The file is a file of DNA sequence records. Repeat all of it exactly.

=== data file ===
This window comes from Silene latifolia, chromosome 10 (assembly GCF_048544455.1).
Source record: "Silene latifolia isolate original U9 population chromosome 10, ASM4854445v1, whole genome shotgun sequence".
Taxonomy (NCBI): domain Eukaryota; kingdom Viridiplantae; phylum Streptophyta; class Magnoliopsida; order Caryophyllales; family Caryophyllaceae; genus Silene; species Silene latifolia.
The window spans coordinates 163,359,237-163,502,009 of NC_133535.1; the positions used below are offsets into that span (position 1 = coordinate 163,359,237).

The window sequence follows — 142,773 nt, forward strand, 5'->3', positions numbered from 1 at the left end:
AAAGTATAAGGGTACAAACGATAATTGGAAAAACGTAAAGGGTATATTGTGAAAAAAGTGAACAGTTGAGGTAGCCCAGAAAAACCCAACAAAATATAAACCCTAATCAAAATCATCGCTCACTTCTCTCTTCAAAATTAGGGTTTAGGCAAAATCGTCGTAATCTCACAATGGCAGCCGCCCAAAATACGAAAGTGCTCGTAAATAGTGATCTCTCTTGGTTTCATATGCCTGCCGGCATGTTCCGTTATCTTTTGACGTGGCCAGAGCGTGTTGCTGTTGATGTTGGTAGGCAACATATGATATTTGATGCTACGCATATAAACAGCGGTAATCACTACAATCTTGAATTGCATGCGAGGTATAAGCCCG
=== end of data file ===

This window comes from Silene latifolia, chromosome 10 (assembly GCF_048544455.1).
Source record: "Silene latifolia isolate original U9 population chromosome 10, ASM4854445v1, whole genome shotgun sequence".
Taxonomy (NCBI): domain Eukaryota; kingdom Viridiplantae; phylum Streptophyta; class Magnoliopsida; order Caryophyllales; family Caryophyllaceae; genus Silene; species Silene latifolia.
The window spans coordinates 163,359,237-163,502,009 of NC_133535.1; the positions used below are offsets into that span (position 1 = coordinate 163,359,237).

The window sequence follows — 142,773 nt, forward strand, 5'->3', positions numbered from 1 at the left end:
AAAGTATAAGGGTACAAACGATAATTGGAAAAACGTAAAGGGTATATTGTGAAAAAAGTGAACAGTTGAGGTAGCCCAGAAAAACCCAACAAAATATAAACCCTAATCAAAATCATCGCTCACTTCTCTCTTCAAAATTAGGGTTTAGGCAAAATCGTCGTAATCTCACAATGGCAGCCGCCCAAAATACGAAAGTGCTCGTAAATAGTGATCTCTCTTGGTTTCATATGCCTGCCGGCATGTTCCGTTATCTTTTGACGTGGCCAGAGCGTGTTGCTGTTGATGTTGGTAGGCAACATATGATATTTGATGCTACGCATATAAACAGCGGTAATCACTACAATCTTGAATTGCATGCGAGGTATAAGCCCG